In an effort to salvage its controversial USD39 billion takeover of T-Mobile USA, AT&T is reportedly considering the divestment of as much as 40% of its Deutsche Telekom (DT)-owned acquisition target. According to Bloomberg, which cites a person familiar with the situation, AT&T’s revised proposal is likely to include the divestiture of a higher share of customers and lower percentage of spectrum than previously mooted. In September Bloomberg reported that AT&T had reached out to MetroPCS, Leap Wireless, CenturyLink, Dish Network and Sprint Nextel, with a view to gauging their interest in buying some of its potential assets.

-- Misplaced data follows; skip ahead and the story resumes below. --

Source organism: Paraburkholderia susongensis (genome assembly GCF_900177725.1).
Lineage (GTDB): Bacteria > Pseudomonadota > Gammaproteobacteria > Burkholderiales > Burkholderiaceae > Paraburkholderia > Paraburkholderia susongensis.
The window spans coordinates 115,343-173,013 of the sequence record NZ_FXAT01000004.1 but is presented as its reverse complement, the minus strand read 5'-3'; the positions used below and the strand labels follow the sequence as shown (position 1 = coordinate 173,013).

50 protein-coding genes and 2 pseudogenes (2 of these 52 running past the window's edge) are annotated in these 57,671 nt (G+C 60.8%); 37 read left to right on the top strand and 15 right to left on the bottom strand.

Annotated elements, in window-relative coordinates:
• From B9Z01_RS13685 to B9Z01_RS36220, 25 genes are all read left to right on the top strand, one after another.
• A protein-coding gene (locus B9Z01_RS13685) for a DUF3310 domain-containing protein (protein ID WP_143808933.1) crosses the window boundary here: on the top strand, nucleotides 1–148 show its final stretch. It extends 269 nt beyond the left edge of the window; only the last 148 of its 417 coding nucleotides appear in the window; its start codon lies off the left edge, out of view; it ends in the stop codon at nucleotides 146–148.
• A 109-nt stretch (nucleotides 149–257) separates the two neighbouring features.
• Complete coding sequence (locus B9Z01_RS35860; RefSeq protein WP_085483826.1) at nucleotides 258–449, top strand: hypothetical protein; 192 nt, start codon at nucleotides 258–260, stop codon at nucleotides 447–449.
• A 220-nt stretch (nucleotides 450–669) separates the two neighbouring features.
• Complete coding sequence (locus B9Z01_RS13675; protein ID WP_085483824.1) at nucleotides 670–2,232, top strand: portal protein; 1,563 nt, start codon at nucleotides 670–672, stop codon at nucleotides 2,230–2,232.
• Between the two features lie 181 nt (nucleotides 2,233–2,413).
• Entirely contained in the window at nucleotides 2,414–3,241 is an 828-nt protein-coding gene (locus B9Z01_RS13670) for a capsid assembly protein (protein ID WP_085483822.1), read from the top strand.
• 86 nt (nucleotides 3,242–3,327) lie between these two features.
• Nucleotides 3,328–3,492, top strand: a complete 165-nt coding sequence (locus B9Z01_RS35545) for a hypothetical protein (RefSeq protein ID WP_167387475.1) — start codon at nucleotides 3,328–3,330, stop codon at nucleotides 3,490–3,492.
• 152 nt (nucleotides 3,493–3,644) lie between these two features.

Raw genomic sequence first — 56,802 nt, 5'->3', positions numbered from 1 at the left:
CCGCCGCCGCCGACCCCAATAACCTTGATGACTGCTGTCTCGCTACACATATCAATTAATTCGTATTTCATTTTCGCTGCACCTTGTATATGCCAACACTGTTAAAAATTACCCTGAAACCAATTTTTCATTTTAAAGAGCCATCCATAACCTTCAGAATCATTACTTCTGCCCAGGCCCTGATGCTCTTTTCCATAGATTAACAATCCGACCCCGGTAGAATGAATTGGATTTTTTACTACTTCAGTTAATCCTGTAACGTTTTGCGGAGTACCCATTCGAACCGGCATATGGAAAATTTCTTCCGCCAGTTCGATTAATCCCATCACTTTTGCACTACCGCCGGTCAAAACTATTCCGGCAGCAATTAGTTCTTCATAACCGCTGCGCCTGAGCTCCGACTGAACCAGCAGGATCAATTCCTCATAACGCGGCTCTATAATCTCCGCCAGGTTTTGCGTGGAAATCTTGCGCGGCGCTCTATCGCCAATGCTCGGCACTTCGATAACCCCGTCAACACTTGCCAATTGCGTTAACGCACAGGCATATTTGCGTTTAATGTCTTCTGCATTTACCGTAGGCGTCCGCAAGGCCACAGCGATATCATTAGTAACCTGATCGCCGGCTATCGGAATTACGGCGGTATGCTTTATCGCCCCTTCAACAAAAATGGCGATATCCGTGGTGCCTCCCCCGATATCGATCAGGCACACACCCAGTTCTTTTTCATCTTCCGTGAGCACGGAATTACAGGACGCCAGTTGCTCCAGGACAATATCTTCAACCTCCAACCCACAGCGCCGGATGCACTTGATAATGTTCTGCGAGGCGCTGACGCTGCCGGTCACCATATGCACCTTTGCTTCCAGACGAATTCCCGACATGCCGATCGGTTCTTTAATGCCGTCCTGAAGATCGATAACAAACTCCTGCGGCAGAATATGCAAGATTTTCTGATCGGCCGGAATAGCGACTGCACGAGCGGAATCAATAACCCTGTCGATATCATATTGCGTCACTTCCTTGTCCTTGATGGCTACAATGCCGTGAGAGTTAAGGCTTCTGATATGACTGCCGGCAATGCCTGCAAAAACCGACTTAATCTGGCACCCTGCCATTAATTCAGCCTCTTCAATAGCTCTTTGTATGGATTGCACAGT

With a number of significant obstacles standing in its way, AT&T is preparing for a worst case scenario, and has confirmed that it expects to book a pre-tax charge of USD4 billion in 4Q11 for potential break-up fees (USD3 billion in cash, USD1 billion in spectrum), should the long-running deal eventually collapse. As reported by TeleGeography’s CommsUpdate, last week US telecoms regulator the Federal Communications Commission (FCC) signalled it would block the ill-fated deal, prompting AT&T and DT to withdraw their application for FCC approval, and prioritise obtaining approval from the Department of Justice (DoJ), which moved to block the deal in August by filing a civil antitrust lawsuit against AT&T. As previously noted, the DoJ’s case against AT&T is scheduled to commence on 13 February 2012.